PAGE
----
Crime Library: Criminal Minds and Methods

Unholy Homicide, Part 2

Ritual Murder Investigation

On June 12 and June 27, 2003, the Diocese through its lawyers stated that there was no duty to report these allegations and the Diocese fired the psychologist who wanted to report Jane Doe's allegations.

Rev. Gerald Robinson, younger
Rev. Gerald Robinson, younger

At that point, the local chapter of SNAP, a clerical abuse support group, took Jane Doe's documents, along with others, to the Ohio Attorney General's office, who in turn assigned prosecutor Julia Bates to the case.  According to CBS and MSNBC, an investigation team was quickly assembled and Jane Doe was called in so they could evaluate her complaint.  Jane revealed the names of her alleged abusers, one of whom was a Roman Catholic priest, Gerald Robinson.  One investigator recognized the priest as the prime suspect in a 25-year-old unsolved homicide.  At the time investigators strongly believed Robinson was the killer. However there wasn't enough evidence to arrest him.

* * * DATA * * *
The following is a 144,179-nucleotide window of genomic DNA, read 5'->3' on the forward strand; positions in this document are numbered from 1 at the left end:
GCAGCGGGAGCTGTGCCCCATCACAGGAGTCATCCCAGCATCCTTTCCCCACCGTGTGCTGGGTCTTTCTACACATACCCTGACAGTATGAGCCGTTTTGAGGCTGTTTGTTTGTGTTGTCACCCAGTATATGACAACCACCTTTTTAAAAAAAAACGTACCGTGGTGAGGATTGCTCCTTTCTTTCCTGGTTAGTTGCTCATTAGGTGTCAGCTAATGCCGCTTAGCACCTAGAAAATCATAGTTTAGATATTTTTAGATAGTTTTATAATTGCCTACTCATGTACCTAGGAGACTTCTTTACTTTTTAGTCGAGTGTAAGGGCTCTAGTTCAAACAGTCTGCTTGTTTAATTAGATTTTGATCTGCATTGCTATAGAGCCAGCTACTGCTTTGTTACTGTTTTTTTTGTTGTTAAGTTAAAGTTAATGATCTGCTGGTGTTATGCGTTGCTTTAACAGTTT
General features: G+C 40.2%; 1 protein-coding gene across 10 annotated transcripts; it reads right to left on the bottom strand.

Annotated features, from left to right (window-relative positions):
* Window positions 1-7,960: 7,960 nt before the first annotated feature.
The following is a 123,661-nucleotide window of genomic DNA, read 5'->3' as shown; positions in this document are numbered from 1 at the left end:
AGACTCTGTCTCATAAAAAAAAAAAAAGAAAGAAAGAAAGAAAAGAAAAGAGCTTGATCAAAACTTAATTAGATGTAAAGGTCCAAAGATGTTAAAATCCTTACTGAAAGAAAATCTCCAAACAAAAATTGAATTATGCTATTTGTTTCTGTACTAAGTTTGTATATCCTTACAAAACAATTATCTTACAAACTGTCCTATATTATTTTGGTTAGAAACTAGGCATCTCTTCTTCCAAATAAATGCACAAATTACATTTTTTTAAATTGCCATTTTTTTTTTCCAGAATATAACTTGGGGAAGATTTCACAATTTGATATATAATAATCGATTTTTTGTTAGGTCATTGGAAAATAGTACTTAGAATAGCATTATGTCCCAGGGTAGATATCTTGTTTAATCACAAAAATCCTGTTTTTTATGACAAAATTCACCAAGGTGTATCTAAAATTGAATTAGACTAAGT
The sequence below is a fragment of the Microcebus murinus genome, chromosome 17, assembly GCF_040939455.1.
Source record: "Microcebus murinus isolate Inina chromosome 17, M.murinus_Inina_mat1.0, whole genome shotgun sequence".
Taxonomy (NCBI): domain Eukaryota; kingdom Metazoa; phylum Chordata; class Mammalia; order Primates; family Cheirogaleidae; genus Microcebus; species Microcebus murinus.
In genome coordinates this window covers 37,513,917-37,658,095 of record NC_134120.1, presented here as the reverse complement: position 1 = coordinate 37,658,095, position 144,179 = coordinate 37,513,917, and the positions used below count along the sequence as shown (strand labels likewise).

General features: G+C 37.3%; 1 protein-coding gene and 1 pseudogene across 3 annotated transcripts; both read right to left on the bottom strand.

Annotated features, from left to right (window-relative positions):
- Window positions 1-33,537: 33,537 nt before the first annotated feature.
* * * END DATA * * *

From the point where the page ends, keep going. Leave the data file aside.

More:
Sister Margaret Ann Pahl
Sister Margaret Ann Pahl

On April 5, 1980, Sister Margaret Ann Pahl, 71, was found dead on the floor of the chapel room in Toledo's Mercy Hospital.  The elderly nun had been strangled and stabbed in the neck and torso at least 30 times.  Candles surrounded her body and her arms were folded across her chest.  Investigators deemed the murder a "ritual" killing because the way her body was posed — lying face up with an altar cloth draped over her torso.  From the start, investigators focused on the hospital's chaplain, Father Gerald Robinson.  He was questioned several times and his living   quarters in the church were searched, which resulted in finding a letter opener police believed was used in the slaying.   

Mercy Hospital, hallway
Mercy Hospital, hallway

Prosecutor Bates found the similarities between Jane Doe's alleged ritualistic abuses and the "ritual" killing of Sister Margaret intriguing and decided to take another look at the 25-year-old murder case.  Bates hired several forensic experts to conduct a battery of tests on the original evidence, including the letter opener, which had been in police storage since it was taken from Robinson's room in the hospital.   Other experts studied blood evidence taken from the crime scene and reviewed taped interviews they saved from a 1980 interrogation of Robinson.

 

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